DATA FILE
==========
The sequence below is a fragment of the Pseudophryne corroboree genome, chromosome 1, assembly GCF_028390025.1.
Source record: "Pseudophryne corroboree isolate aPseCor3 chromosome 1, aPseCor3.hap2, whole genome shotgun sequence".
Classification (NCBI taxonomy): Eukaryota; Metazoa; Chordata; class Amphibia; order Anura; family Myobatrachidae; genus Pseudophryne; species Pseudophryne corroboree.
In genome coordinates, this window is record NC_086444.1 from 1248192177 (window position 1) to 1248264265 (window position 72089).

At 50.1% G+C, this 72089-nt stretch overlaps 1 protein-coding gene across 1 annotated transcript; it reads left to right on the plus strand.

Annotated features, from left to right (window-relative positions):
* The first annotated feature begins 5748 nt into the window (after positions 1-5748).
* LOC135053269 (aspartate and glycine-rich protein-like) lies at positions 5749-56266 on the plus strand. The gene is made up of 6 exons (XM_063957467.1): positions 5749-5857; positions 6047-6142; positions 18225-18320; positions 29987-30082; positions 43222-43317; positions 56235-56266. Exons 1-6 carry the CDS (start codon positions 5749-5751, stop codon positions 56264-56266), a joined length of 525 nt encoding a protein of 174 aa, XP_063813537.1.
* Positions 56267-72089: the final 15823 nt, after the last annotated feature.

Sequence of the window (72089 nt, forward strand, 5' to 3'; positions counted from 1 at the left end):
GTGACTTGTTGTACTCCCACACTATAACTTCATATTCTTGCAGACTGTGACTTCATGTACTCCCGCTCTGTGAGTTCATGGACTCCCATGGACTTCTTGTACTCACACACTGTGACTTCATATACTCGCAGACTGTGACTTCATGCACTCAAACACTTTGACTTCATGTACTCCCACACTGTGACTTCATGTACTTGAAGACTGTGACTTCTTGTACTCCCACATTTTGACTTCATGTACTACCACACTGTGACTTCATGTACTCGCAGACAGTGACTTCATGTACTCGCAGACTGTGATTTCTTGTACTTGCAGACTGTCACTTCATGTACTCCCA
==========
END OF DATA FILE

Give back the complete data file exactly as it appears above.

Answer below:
The sequence below is a fragment of the Pseudophryne corroboree genome, chromosome 1, assembly GCF_028390025.1.
Source record: "Pseudophryne corroboree isolate aPseCor3 chromosome 1, aPseCor3.hap2, whole genome shotgun sequence".
Classification (NCBI taxonomy): Eukaryota; Metazoa; Chordata; class Amphibia; order Anura; family Myobatrachidae; genus Pseudophryne; species Pseudophryne corroboree.
In genome coordinates, this window is record NC_086444.1 from 1248192177 (window position 1) to 1248264265 (window position 72089).

At 50.1% G+C, this 72089-nt stretch overlaps 1 protein-coding gene across 1 annotated transcript; it reads left to right on the plus strand.

Annotated features, from left to right (window-relative positions):
* The first annotated feature begins 5748 nt into the window (after positions 1-5748).
* LOC135053269 (aspartate and glycine-rich protein-like) lies at positions 5749-56266 on the plus strand. The gene is made up of 6 exons (XM_063957467.1): positions 5749-5857; positions 6047-6142; positions 18225-18320; positions 29987-30082; positions 43222-43317; positions 56235-56266. Exons 1-6 carry the CDS (start codon positions 5749-5751, stop codon positions 56264-56266), a joined length of 525 nt encoding a protein of 174 aa, XP_063813537.1.
* Positions 56267-72089: the final 15823 nt, after the last annotated feature.

Sequence of the window (72089 nt, forward strand, 5' to 3'; positions counted from 1 at the left end):
GTGACTTGTTGTACTCCCACACTATAACTTCATATTCTTGCAGACTGTGACTTCATGTACTCCCGCTCTGTGAGTTCATGGACTCCCATGGACTTCTTGTACTCACACACTGTGACTTCATATACTCGCAGACTGTGACTTCATGCACTCAAACACTTTGACTTCATGTACTCCCACACTGTGACTTCATGTACTTGAAGACTGTGACTTCTTGTACTCCCACATTTTGACTTCATGTACTACCACACTGTGACTTCATGTACTCGCAGACAGTGACTTCATGTACTCGCAGACTGTGATTTCTTGTACTTGCAGACTGTCACTTCATGTACTCCCA